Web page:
Roll Tide: Alabama versus the Census
In Department of Commerce v. New York, Chief Justice Roberts joined with the Court's four social justice warriors (Ginsburg, Sotomayor, Breyer, Kagan) in refusing to uphold the Commerce Department's decision to add a citizenship question to the 2020 Census.
The decision was important but should not be overblown. Roberts's rationale was based on a narrow point and is remediable. On the substance, he was with the four conservative justices.
The flaw in the administration's approach is that the Department of Commerce chose to peg its decision to a need to obtain better information to enforce the Voting Rights Act. No one believes this, and Roberts said, quoting a distinguished judge of his student days, "Our review is deferential, but we are 'not required to exhibit a naiveté from which ordinary citizens are free'" (Slip. Op. at 28). He wants Commerce to level with the Court.
And so it should. The real issue, as every fool knows, is that the Census includes illegal aliens for purposes of apportioning legislative seats and electoral votes, a practice with profound effects on our political system. Understanding the dimensions of the issue is crucial to the functioning of our polity.
Monica Showalter and Daniel John Sobieski have discussed these effects with their usual perspicuity here in AT. One would be well advised to read these articles, because you certainly will not learn about the problems in the 92 pages of Supreme Court opinion. The closest you will come is reading the four SJWs' concern that asking a citizenship question will cause an undercounting of illegal aliens, and this will deprive these non-citizens of the representation to which they, and the states that harbor them, are entitled.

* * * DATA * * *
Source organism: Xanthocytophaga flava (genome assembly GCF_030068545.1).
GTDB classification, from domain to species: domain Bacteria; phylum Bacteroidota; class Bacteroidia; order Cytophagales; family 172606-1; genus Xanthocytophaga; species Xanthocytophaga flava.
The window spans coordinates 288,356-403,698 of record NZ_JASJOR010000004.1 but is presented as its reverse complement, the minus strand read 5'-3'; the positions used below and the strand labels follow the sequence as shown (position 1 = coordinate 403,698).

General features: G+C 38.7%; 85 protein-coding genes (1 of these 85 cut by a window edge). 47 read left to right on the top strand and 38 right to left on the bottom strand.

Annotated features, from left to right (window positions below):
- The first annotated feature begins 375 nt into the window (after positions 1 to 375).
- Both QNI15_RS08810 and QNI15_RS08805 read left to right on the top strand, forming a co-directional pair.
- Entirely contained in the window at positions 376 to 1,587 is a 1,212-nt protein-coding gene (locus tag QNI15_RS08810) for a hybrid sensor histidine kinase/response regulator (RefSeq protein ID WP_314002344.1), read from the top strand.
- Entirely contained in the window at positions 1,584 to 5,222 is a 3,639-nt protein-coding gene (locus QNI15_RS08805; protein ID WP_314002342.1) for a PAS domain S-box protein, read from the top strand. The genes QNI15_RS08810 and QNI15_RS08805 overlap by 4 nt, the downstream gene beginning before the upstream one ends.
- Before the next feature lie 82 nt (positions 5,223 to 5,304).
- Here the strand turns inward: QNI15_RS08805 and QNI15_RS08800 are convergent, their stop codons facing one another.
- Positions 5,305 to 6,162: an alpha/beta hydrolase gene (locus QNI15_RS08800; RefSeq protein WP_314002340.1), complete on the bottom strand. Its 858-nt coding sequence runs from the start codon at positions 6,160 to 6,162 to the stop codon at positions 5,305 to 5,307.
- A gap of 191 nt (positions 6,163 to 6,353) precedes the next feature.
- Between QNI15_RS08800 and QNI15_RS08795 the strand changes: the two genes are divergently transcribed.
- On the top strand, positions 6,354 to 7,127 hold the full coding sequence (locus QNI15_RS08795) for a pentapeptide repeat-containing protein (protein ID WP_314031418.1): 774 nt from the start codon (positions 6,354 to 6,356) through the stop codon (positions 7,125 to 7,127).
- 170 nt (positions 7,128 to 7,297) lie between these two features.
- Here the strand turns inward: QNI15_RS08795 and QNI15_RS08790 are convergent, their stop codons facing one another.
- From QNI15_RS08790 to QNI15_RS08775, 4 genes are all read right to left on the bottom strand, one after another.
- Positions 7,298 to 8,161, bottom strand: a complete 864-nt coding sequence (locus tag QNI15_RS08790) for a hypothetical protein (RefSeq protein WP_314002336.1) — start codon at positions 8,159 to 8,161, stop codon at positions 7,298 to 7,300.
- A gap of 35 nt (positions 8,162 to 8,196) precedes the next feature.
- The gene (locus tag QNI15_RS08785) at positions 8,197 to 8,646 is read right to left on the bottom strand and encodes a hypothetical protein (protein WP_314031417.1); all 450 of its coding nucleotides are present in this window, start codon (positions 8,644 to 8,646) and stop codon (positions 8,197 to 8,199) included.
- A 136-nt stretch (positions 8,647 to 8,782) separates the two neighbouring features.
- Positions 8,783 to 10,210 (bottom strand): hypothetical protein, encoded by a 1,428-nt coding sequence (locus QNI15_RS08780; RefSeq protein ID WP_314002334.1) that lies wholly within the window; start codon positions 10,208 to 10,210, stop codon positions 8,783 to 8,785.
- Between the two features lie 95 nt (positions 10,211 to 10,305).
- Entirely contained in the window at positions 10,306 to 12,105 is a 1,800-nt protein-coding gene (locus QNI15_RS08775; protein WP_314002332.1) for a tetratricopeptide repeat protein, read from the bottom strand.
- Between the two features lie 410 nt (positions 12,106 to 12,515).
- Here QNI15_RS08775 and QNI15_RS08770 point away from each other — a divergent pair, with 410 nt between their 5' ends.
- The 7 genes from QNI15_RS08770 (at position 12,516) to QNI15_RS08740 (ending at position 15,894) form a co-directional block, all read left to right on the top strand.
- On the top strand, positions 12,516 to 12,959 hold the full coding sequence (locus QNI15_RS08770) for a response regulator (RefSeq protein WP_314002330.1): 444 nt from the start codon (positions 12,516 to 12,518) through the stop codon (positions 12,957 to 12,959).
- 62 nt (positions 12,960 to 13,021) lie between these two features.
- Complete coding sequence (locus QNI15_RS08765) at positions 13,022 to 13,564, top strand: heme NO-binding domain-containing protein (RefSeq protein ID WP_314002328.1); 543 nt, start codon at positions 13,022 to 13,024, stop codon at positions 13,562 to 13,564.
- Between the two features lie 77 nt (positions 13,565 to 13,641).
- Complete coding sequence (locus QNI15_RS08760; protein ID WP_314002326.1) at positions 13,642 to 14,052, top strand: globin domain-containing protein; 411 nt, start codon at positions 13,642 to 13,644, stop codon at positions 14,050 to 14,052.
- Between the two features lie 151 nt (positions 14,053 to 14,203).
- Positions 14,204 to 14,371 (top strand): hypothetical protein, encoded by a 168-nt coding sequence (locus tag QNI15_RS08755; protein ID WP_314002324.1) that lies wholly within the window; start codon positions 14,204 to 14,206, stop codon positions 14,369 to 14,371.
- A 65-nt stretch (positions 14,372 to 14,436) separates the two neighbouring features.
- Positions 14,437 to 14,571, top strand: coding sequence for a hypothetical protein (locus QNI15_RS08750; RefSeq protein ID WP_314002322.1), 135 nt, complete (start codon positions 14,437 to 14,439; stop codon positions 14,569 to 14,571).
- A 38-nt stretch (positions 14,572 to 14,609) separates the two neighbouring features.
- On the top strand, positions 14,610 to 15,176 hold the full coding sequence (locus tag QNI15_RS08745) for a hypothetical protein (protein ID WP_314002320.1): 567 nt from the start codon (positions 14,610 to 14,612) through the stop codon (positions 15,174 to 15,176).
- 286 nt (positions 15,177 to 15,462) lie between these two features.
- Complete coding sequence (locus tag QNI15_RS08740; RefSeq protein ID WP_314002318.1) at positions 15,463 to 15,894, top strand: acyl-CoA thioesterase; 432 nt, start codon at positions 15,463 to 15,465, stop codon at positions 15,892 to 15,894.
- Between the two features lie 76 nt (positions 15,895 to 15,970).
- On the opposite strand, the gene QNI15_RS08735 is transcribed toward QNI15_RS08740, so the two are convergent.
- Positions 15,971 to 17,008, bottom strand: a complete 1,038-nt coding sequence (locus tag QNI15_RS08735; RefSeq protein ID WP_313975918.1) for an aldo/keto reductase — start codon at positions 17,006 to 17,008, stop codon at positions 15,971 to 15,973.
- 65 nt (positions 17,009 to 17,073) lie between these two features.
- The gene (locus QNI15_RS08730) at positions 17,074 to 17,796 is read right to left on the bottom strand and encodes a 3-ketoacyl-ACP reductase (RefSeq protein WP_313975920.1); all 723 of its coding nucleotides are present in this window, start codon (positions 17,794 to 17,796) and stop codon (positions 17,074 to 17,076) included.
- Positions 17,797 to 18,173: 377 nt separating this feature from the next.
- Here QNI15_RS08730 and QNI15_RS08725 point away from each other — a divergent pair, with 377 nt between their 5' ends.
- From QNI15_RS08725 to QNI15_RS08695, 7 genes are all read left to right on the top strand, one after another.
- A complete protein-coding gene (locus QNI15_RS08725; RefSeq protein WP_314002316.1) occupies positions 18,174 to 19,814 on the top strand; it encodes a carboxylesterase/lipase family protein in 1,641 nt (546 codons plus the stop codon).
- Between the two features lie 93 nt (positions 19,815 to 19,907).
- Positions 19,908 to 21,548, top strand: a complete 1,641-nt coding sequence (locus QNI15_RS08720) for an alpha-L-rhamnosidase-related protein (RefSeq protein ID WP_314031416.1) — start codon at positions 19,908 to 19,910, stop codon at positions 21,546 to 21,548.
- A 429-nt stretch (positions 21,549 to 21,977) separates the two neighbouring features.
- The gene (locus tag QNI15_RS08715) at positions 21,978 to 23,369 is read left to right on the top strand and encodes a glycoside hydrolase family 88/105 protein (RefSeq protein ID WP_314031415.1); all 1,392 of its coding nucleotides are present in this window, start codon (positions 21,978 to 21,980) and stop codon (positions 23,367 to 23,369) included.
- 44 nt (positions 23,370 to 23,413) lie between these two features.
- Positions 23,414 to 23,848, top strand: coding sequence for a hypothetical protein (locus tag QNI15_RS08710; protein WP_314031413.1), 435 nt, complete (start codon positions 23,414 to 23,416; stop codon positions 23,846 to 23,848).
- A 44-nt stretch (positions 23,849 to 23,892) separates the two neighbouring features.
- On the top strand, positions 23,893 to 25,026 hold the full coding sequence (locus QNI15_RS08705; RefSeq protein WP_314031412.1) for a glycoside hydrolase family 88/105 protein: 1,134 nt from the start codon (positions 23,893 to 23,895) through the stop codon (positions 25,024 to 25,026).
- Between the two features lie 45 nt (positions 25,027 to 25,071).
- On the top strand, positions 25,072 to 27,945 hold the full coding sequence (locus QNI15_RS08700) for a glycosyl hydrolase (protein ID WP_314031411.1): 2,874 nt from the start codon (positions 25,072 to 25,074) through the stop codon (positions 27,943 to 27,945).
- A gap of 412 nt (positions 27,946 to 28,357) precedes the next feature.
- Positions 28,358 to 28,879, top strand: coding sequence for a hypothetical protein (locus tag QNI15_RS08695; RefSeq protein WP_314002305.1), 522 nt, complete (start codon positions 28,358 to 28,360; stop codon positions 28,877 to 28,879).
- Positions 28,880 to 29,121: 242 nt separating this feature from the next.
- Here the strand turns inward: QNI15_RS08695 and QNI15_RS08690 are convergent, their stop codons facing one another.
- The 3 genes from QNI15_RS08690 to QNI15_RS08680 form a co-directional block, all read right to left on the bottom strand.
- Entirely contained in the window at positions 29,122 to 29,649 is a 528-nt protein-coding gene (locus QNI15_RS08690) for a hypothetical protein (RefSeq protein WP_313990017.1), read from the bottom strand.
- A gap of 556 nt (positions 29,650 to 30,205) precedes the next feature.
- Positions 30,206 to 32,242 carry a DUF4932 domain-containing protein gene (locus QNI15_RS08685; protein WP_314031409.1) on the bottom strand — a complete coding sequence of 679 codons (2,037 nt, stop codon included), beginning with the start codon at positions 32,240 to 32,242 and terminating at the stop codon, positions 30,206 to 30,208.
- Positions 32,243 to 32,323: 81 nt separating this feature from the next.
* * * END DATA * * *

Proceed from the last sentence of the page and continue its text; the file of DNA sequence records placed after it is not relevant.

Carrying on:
The issue of the Census question on citizenship is important, but more significant is a case in a U.S. District Court in Alabama, in which the state and U.S. representative Mo Brooks claim that the Constitution actually prohibits inclusion of illegal aliens in the population base for purposes of apportionment.
The MSM pay no attention to this lawsuit because they want to keep the Overton Window firmly fixed. But the plaintiffs have serious arguments, and even if they lose, they should open our collective eyes to possibilities of congressional or presidential action.
Analysis starts with Section 2, Clause 3 of the Constitution, which allocates congressional seats among the states "according to their respective Numbers, which shall be determined by adding to the whole Number of free Persons," three fifths of the number of all other persons. It then provides for an accounting of these numbers in a manner to be directed by Congress.
After the Civil War, the 14th Amendment, adopted in 1868, changed the formula slightly. Slavery was dead, and so was the three fifths clause, so the 14th Amendment specified apportionment "by counting the whole number of persons in each state."
Two ambiguities becloud this seemingly simple language.
The first is the meaning of "persons." In 1789, the category "illegal alien" would have been incomprehensible, because almost everyone was an immigrant or close to it, the borders were open, and citizenship was easily obtained. The term "inhabitant" was used interchangeably with "person," as shown by the 1790 Census Act. Clearly, the Framers did not want limit enumeration to citizens, but "illegal aliens" was an empty set.
The second ambiguity is who counts as "in a state." The "you must count every nose" argument quickly falls to the reductio ad absurdum: if a million-person Canadian army invaded Maine, would the state be entitled to additional congressional seats?
In fact, the Census Bureau makes choices. It counts expat Americans who are not in a state because they work overseas for the federal government, but it does not count other expats. Domestic travelers are counted in their home states, not in their physical locations on April 1.